“readers are treated to a solid police procedural set in a town rarely represented in the mystery genre but well worthy of a close read.”
Plot points abound at the beginning of Hays’ Pesticide: Rioters attack police in central Bern, resulting in a murder; police officer Giuliana Linder deals with accidental homicide while reevaluating her marriage to an increasingly distant husband; her friend and colleague Renzo Donatelli investigates the murder of bio farmer Frank Schwab.
Soon the plotlines merge. Etter, the man killed during the riots, was a friend of Frank’s. The farmer had let Etter use a portion of his land to grow marijuana illegally but organically. When Etter wanted to increase his operation, Frank wouldn’t allow it. Etter approached several neighboring farmers, but they weren’t interested, either. The two men were murdered within a day of each other. A coincidence? Unlikely. Killed by the same hand? Perhaps.
Hays’ debut novel, set in present-day, is a solid police procedural imbued not only with realistic details about police work but also details about Swiss farm life. The settings easily switch among urban spaces in Bern to the police station to Giuliana’s home to the countryside where the organic farmer met his match. Readers are provided an explanation of the Swiss bio industry, its pros and cons, and its sensibilities and controversies. Hays deftly problematizes issues such as competition among organic farmers as well as distributers. These are key issues, especially today, as farmers argue the viability of organic products, monitor their effects, and work toward a sustainable future.
Although there are a number of police officers involved, Hays’ novel is subtitled “A Linder and Donatelli Mystery.” Giuliana Linder is a competent investigator: curious, quick-witted, capable even when interrogating the likes of drug dealers whose lifestyle she abhors. She’s threatened at work by demanding superiors who expect faster results, but she wiggles past them to run a competent and responsible investigation.
Her homelife is rockier than her professional life. Her husband is a journalist who has lost sympathy for the police and their methods, and their daughter gets arrested for disobeying police at the out-of-control outdoor Dance-In. Only son Lukas is oblivious to the tensions that shake the house.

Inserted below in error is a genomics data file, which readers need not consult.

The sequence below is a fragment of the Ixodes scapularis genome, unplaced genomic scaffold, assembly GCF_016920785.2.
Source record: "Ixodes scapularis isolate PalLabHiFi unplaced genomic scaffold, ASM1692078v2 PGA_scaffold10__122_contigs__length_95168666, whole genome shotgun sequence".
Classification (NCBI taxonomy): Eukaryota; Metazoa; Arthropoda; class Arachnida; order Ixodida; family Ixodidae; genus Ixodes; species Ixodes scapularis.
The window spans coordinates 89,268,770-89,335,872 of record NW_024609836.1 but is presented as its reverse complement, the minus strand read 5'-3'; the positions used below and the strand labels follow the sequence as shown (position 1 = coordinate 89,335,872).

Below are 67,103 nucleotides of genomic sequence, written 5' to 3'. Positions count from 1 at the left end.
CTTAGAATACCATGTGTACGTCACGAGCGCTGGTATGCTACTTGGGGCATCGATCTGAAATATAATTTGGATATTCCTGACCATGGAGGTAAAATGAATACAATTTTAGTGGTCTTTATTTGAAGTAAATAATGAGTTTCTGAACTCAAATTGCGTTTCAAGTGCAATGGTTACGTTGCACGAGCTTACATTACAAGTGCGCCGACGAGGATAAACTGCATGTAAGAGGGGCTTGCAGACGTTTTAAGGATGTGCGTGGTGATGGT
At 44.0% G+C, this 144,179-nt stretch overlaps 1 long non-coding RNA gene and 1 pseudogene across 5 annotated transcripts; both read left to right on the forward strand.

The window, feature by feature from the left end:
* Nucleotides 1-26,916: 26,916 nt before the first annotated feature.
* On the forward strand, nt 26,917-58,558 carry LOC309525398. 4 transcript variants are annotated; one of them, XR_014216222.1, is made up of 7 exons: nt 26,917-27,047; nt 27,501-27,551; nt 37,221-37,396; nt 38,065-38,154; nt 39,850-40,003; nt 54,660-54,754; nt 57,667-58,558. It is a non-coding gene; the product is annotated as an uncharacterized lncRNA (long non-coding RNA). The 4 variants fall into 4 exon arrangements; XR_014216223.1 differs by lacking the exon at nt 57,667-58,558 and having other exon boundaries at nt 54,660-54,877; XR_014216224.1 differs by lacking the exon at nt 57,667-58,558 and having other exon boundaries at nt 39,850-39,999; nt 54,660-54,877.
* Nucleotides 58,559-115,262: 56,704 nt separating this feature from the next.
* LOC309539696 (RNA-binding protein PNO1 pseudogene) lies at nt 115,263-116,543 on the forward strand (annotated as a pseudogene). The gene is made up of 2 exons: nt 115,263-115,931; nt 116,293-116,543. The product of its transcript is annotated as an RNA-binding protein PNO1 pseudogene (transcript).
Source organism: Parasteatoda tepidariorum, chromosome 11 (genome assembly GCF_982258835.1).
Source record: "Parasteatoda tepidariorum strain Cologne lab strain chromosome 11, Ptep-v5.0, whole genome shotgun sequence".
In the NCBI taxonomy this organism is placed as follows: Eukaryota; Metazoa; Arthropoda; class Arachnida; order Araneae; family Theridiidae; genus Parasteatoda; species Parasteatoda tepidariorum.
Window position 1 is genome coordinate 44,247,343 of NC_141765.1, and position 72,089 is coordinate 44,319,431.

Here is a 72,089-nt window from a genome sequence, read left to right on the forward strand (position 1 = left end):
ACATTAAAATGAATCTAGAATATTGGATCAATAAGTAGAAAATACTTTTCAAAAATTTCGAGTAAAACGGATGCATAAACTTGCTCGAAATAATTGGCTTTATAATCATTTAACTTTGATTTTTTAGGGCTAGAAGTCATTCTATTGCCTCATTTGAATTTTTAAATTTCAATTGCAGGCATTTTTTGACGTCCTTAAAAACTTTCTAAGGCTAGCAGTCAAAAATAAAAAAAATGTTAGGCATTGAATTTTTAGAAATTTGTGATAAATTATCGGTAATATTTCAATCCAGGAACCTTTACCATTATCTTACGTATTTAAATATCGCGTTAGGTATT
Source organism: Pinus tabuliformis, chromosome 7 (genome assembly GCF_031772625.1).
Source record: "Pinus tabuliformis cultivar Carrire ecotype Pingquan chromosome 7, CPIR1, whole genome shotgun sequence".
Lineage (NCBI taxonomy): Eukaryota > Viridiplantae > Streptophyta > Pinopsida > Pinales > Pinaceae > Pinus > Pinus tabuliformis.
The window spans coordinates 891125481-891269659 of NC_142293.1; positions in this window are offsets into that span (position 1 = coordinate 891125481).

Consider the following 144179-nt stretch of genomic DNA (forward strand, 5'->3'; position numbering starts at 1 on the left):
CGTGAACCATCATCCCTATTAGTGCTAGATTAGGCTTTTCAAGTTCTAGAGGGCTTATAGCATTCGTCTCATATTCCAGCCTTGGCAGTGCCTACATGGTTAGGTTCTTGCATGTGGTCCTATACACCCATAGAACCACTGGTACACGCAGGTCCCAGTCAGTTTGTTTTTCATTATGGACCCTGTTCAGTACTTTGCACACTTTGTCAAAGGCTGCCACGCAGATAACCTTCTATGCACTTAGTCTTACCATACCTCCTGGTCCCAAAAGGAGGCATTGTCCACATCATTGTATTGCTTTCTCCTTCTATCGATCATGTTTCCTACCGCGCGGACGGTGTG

Giuliana’s go-to outlet is problematic. She works out with Renzo several mornings a week. Renzo enjoys these sessions immensely because he appreciates Giuliana both professionally and emotionally. He’s been married six years himself but fears his wife only wants him for sex. He and Giuliana are drawn to one another and have a hard time resisting a growing mutual attraction.
The deceased farmer also had problematic romantic ties, namely with a woman he saw off and on for many years. Since Louise was out of town at the time of the murder, she’s soon cleared of any suspicion for wrongdoing. She suspects that any foul play has to do with bio farming, but who could possibly want Frank dead? There is no apparent reason. Thus the investigators start the slow, methodical process of talking to neighbors, studying camera footage, and hunting down local lowlifes.
Hays’ pace is not quick. She methodically takes us though Giuliana and Renzo’s eyes as they work through their investigation. Yet every step rings true. Obvious suspects have no interest in a farmer’s death or the death of a would-be drug dealer. Tensions rise due to bio-farming, not personal vendettas. The tone is consistent yet reasonable as we glimpse into the lives of Giuliana and her cohort. While details slow the narrative, the rich picture is worth the extra time. When Giuliana and Renzo home in on their best leads, we have a complete picture of the characters as well as the Swiss farming scene.
Throughout, Giuliana and Renzo are realistic as well as sympathetic. Giuliana is juggling her marriage with her career with motherhood with Renzo. By seeing Switzerland through her eyes, we have an insider’s view. For example, when she learns about the habits of a known drug dealer, she explains: “Ah. Swiss punctuality expected even of drug dealers. Giuliana suppressed a smile.”
When Giuliana struggles to respond appropriately to her daughter’s disobedience, she reflects on her own past: “Giuliana couldn’t understand why parents ranted at their kids for doing the same idiotic, reckless shit that they’d done as teenagers. But surely she hadn’t been as young as Isabelle when she’d started defying her own parents.” Giuliana is reasonable and genuine. We want her to succeed on all levels because we identify with her from the start of the story.
Her counterpart is equally sympathetic. Renzo wants to get closer to Giuliana even though he’s married and respects Giuliana’s marriage as well. There is a connection between them, however, that Renzo can’t quite understand or ignore: “Renzo had noticed Giuliana as soon as she entered the cafeteria. Why was she at work? Maybe that old geezer she’d been assigned to the night before hadn’t hanged himself after all. From across the room he watched her move down the food line. He forced himself to do nothing to attract her attention, but still she waved and started toward his table.” Renzo wants to spend as much time with Giuliana as possible. Assisting her investigation is as important for him professionally as emotionally.
Readers might expect the pair to have many successful cases together and perhaps to grow closer with each succeeding volume. For this first outing, readers are treated to a solid police procedural set in a town rarely represented in the mystery genre but well worthy of a close read.